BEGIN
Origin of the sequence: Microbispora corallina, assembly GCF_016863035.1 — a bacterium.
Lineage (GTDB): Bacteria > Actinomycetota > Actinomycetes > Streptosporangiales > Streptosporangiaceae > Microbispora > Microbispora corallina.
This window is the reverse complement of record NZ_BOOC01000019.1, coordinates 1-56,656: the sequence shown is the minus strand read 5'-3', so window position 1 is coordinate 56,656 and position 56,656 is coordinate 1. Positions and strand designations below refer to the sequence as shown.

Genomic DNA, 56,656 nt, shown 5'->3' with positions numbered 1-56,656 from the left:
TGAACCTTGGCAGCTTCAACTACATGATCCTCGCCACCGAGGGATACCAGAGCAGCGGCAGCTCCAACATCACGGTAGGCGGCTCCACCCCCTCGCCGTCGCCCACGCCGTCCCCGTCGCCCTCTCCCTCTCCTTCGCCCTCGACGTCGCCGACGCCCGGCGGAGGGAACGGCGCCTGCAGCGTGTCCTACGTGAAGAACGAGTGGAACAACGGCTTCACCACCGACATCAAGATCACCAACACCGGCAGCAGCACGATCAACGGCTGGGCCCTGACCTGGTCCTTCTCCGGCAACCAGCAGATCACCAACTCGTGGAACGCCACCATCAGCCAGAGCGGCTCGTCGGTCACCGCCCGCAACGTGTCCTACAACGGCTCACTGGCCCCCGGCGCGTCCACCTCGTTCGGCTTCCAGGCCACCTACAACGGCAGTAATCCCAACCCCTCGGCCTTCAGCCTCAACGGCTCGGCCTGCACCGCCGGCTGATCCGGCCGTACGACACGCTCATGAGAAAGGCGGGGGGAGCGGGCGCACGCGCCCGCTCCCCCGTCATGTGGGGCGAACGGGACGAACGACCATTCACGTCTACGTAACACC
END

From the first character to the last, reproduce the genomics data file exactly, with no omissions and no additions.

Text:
Origin of the sequence: Microbispora corallina, assembly GCF_016863035.1 — a bacterium.
Lineage (GTDB): Bacteria > Actinomycetota > Actinomycetes > Streptosporangiales > Streptosporangiaceae > Microbispora > Microbispora corallina.
This window is the reverse complement of record NZ_BOOC01000019.1, coordinates 1-56,656: the sequence shown is the minus strand read 5'-3', so window position 1 is coordinate 56,656 and position 56,656 is coordinate 1. Positions and strand designations below refer to the sequence as shown.

Genomic DNA, 56,656 nt, shown 5'->3' with positions numbered 1-56,656 from the left:
TGAACCTTGGCAGCTTCAACTACATGATCCTCGCCACCGAGGGATACCAGAGCAGCGGCAGCTCCAACATCACGGTAGGCGGCTCCACCCCCTCGCCGTCGCCCACGCCGTCCCCGTCGCCCTCTCCCTCTCCTTCGCCCTCGACGTCGCCGACGCCCGGCGGAGGGAACGGCGCCTGCAGCGTGTCCTACGTGAAGAACGAGTGGAACAACGGCTTCACCACCGACATCAAGATCACCAACACCGGCAGCAGCACGATCAACGGCTGGGCCCTGACCTGGTCCTTCTCCGGCAACCAGCAGATCACCAACTCGTGGAACGCCACCATCAGCCAGAGCGGCTCGTCGGTCACCGCCCGCAACGTGTCCTACAACGGCTCACTGGCCCCCGGCGCGTCCACCTCGTTCGGCTTCCAGGCCACCTACAACGGCAGTAATCCCAACCCCTCGGCCTTCAGCCTCAACGGCTCGGCCTGCACCGCCGGCTGATCCGGCCGTACGACACGCTCATGAGAAAGGCGGGGGGAGCGGGCGCACGCGCCCGCTCCCCCGTCATGTGGGGCGAACGGGACGAACGACCATTCACGTCTACGTAACACC